Baby clothes in­her­i­tance plan is spoiled by sib­ling ri­valry

Daily Local News (West Chester, PA) - - YOUR DAILY BREAK - Dear Abby is writ­ten by Abigail Van Buren, also known as Jeanne Phillips, and was founded by her mother, Pauline Phillips. Con­tact Dear Abby at www. or P.O. Box 69440, Los An­ge­les, CA 90069.

DEAR ABBY >> I have a brother and a sis­ter. I’m the old­est. My hus­band and I have a 3-year-old child and no plans for more chil­dren.

We have been blessed to be able to af­ford nice things for our daugh­ter, and I have saved them in the hope of giv­ing them to my brother and his fi­ancee, who are be­ing mar­ried this year. My brother and I are very close, and I love his fi­ancee. They are not fi­nan­cially well off, so I know it would mean a lot to them.

Now some­thing un­ex­pected has hap­pened. My sis­ter — the youngest — just an­nounced that she’s en­gaged and is be­ing mar­ried in three months. She plans on hav­ing chil­dren ASAP, whereas my brother and his fi­ancee want to wait a year or two af­ter the wed­ding.

My mom and my sis­ter say who­ever has a baby girl first is en­ti­tled to all my stuff, but I don’t want to give all my “trea­sures” to my sis­ter. We have never got­ten along, and she wouldn’t ap­pre­ci­ate them like my brother would. Am I wrong for feel­ing the way I do? What should I do?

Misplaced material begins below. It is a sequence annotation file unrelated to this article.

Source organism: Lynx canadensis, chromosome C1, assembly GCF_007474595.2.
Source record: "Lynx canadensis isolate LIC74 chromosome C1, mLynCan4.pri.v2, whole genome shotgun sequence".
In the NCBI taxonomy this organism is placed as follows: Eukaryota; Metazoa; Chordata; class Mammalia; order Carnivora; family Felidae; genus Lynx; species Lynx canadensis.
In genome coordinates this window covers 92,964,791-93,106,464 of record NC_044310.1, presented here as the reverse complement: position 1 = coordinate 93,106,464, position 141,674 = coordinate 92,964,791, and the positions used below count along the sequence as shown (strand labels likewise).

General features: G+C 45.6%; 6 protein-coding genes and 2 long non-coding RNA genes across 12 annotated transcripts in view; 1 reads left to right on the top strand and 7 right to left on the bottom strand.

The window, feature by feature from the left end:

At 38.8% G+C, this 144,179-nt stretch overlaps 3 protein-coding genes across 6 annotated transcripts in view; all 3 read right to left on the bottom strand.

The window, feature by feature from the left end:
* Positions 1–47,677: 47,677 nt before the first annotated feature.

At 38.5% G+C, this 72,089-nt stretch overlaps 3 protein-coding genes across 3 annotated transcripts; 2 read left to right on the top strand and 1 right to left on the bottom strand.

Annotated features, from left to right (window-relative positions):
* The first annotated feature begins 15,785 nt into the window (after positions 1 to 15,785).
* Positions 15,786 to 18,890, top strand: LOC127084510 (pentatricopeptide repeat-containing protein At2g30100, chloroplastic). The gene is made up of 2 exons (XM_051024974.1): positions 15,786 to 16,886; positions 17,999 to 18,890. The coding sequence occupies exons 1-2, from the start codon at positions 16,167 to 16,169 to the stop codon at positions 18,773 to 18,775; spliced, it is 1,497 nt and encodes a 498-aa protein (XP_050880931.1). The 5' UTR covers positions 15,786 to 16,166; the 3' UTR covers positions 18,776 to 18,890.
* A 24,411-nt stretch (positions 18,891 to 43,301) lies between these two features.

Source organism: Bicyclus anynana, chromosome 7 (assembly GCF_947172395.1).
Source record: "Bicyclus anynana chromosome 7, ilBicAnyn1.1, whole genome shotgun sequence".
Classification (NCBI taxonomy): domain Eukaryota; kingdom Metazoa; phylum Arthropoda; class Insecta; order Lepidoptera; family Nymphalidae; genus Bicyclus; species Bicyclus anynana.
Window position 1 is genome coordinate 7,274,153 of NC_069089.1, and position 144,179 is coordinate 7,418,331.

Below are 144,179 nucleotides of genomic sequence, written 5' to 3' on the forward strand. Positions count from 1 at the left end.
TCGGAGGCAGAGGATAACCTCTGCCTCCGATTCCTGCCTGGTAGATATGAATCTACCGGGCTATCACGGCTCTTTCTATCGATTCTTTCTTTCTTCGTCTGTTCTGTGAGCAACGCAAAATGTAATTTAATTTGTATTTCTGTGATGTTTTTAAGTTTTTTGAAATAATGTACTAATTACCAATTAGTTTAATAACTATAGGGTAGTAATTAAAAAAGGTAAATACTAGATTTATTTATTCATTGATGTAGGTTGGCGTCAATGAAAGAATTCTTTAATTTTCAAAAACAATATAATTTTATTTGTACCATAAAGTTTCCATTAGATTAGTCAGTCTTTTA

— Feel­ing co­erced in Wash­ing­ton


Cross your fingers and hope your sis­ter’s pro­duc­tion line pro­duces all boys. (Just kid­ding.) Your baby items belong to you, not your mother and not your sis­ter. No one is “en­ti­tled” to them. If you pre­fer to give them to your brother’s wife, that’s your priv­i­lege. Your rea­sons seem valid to me.

DEAR ABBY >> I’m 17 and have been in a re­la­tion­ship with “Zane” for three years. We get along beau­ti­fully, but of course we have our is­sues to work through. What upsets me is adults who think our re­la­tion­ship isn’t real be­cause I’m un­der 18. No, Zane and I don’t have bills to pay or chil­dren to raise, but we talk to each other. That’s what I have al­ways thought is the most im­por­tant thing be­tween two peo­ple.

We have fun to­gether, go to church and have mean­ing­ful dis­cus­sions about al­most ev­ery­thing. The only thing my di­vorced parents agree on is that they both love Zane. We know our re­la­tion­ship isn’t per­fect, but we’re com­mit­ted to work­ing on it, be­com­ing closer and un­der­stand­ing each other.

But I keep get­ting com­ments from teach­ers, my friends’ parents, strangers and even Zane’s grandma about how we should be pre­pared for our ro­mance not to last be­cause we’re so young. It’s an­noy­ing and dis­heart­en­ing. How can I prove to these “non-be­liev­ers” that teens feel love and can have sta­ble re­la­tion­ships, too? — Se­ri­ously in love in Maine

DEAR SE­RI­OUSLY IN LOVE >> I don’t blame you for feel­ing frus­trated, be­cause be­ing pa­tron­ized is an­noy­ing. The way to prove to “non-be­liev­ers” that they are wrong is simply to con­tinue suc­cess­fully in your re­la­tion­ship. You ap­pear to be ma­ture, grounded and treat each other well. I don’t know what your plans are for af­ter high school, but if you keep the lines of com­mu­ni­ca­tion open, I see no rea­son why this couldn’t lead to mar­riage one day — and a good one, based on mu­tual re­spect and com­pro­mise.

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